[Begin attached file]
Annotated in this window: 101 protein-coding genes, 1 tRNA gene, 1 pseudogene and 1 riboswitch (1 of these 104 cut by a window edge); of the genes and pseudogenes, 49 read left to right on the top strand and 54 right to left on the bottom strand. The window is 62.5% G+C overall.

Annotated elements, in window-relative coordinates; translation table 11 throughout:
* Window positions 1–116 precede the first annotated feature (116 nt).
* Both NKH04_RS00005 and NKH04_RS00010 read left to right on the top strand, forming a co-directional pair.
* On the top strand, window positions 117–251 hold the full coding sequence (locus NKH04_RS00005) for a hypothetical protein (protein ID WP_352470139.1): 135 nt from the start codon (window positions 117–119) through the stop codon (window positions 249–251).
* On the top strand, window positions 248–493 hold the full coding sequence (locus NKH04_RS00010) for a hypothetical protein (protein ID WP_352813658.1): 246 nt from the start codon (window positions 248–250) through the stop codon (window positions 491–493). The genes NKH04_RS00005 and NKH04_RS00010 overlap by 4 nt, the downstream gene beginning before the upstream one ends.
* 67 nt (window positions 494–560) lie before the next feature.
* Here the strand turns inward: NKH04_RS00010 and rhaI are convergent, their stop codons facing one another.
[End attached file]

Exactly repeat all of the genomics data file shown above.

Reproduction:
Annotated in this window: 101 protein-coding genes, 1 tRNA gene, 1 pseudogene and 1 riboswitch (1 of these 104 cut by a window edge); of the genes and pseudogenes, 49 read left to right on the top strand and 54 right to left on the bottom strand. The window is 62.5% G+C overall.

Annotated elements, in window-relative coordinates; translation table 11 throughout:
* Window positions 1–116 precede the first annotated feature (116 nt).
* Both NKH04_RS00005 and NKH04_RS00010 read left to right on the top strand, forming a co-directional pair.
* On the top strand, window positions 117–251 hold the full coding sequence (locus NKH04_RS00005) for a hypothetical protein (protein ID WP_352470139.1): 135 nt from the start codon (window positions 117–119) through the stop codon (window positions 249–251).
* On the top strand, window positions 248–493 hold the full coding sequence (locus NKH04_RS00010) for a hypothetical protein (protein ID WP_352813658.1): 246 nt from the start codon (window positions 248–250) through the stop codon (window positions 491–493). The genes NKH04_RS00005 and NKH04_RS00010 overlap by 4 nt, the downstream gene beginning before the upstream one ends.
* 67 nt (window positions 494–560) lie before the next feature.
* Here the strand turns inward: NKH04_RS00010 and rhaI are convergent, their stop codons facing one another.